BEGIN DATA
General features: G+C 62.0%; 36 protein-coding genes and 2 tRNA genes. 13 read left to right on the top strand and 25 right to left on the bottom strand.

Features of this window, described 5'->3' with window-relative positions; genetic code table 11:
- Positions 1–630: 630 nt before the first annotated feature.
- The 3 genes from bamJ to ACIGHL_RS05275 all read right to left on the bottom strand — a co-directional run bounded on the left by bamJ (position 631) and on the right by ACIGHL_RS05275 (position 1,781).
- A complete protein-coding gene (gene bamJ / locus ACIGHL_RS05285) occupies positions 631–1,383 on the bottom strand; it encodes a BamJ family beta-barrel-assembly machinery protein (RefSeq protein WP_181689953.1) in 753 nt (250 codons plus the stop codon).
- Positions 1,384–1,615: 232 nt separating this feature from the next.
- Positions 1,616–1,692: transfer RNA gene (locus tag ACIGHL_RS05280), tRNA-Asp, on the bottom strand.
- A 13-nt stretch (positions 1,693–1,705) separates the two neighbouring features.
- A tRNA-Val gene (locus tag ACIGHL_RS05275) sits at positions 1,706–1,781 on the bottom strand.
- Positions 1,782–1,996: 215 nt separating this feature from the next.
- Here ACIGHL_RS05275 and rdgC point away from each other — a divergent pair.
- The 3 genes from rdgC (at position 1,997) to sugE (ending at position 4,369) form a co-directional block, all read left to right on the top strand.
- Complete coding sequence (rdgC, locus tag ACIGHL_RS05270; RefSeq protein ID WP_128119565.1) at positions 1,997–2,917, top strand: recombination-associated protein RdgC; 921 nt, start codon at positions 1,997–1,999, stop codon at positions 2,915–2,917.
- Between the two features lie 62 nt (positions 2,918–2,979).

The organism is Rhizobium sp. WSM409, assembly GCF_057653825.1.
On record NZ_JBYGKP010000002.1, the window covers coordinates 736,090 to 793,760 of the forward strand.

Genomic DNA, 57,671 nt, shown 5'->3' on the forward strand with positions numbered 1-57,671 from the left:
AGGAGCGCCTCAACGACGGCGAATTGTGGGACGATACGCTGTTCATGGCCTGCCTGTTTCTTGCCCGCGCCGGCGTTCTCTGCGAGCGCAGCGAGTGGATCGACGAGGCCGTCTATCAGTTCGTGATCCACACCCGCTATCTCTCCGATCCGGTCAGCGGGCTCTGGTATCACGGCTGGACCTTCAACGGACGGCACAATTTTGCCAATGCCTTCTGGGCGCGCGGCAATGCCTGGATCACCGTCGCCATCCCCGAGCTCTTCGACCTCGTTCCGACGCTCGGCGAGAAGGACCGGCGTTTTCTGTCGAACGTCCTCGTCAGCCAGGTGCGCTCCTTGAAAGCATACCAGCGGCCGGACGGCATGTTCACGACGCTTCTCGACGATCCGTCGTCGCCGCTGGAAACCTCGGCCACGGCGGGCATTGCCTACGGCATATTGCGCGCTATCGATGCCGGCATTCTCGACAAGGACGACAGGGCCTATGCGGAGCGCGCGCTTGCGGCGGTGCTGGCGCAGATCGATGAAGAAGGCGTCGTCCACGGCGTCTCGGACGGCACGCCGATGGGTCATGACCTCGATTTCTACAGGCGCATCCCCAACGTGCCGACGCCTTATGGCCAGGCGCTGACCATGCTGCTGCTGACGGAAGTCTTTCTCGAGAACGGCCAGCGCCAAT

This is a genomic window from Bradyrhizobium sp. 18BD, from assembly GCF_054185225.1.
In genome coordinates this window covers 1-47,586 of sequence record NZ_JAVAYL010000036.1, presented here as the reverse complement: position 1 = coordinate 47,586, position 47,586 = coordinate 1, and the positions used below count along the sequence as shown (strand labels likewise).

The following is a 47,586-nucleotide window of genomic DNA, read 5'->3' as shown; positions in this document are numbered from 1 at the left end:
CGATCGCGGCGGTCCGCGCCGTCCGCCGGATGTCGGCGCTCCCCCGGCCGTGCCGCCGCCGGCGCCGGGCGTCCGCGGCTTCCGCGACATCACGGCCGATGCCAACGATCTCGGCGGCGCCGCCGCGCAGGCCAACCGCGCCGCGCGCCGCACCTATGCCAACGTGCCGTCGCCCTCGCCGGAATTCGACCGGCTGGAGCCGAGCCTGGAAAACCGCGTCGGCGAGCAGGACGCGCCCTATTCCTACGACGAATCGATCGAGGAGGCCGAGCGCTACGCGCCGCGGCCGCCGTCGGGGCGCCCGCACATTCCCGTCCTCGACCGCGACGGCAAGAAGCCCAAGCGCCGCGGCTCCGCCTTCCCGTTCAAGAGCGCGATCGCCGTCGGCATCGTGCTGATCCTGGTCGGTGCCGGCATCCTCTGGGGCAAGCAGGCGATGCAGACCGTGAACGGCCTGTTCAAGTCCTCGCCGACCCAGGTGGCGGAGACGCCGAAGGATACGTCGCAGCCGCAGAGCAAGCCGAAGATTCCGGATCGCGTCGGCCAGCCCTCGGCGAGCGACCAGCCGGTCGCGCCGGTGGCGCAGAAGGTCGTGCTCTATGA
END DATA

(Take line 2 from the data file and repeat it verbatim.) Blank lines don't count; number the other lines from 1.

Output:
Features of this window, described 5'->3' with window-relative positions; genetic code table 11: